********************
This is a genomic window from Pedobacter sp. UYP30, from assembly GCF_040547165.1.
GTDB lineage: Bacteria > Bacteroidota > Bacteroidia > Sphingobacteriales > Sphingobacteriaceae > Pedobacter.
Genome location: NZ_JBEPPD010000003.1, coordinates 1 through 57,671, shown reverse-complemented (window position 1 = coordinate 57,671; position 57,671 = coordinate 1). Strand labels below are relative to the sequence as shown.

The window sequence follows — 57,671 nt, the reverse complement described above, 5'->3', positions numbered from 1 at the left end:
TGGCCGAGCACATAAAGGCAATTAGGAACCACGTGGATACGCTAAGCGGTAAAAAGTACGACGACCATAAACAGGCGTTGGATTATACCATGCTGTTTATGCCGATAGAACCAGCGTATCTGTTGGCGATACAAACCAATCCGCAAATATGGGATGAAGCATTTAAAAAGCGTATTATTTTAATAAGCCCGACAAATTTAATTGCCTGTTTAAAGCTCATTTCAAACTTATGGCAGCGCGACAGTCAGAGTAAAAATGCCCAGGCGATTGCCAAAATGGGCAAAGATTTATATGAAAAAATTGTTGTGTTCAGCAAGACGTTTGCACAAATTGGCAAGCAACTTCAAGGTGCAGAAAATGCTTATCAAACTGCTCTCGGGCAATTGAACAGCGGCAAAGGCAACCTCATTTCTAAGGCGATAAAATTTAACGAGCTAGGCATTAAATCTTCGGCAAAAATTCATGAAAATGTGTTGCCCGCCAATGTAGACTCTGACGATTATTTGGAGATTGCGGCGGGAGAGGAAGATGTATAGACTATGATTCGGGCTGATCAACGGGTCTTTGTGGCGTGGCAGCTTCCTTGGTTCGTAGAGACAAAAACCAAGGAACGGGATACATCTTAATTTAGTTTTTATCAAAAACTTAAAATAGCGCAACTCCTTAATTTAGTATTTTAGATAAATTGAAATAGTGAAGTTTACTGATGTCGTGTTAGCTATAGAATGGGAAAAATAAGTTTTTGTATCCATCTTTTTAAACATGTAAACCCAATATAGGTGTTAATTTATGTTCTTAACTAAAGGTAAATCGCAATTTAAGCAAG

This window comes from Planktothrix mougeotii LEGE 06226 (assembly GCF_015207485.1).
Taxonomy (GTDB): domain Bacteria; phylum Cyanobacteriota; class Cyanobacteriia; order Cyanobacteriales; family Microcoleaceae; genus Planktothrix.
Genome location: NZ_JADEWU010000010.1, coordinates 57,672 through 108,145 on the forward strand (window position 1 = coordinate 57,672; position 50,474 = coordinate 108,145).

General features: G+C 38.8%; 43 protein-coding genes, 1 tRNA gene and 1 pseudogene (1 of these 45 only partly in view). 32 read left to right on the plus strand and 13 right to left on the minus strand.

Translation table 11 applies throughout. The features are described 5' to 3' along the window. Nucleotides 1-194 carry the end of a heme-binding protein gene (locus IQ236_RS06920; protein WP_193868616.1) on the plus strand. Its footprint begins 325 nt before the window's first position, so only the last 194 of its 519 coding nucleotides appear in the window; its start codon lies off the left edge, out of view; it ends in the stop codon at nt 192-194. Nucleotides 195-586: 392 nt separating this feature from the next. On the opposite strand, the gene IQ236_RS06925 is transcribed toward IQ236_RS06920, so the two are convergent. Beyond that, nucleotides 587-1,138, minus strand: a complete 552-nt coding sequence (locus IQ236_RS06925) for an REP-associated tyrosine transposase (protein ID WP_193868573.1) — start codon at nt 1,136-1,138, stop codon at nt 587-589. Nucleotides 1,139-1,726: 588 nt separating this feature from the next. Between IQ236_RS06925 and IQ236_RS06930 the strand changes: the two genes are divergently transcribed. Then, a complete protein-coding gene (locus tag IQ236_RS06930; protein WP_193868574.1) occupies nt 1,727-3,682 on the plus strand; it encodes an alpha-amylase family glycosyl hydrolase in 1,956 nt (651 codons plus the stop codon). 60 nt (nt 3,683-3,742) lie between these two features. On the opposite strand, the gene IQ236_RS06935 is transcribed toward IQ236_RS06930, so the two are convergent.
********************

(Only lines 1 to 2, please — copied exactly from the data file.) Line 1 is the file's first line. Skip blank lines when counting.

This is a genomic window from Pedobacter sp. UYP30, from assembly GCF_040547165.1.
GTDB lineage: Bacteria > Bacteroidota > Bacteroidia > Sphingobacteriales > Sphingobacteriaceae > Pedobacter.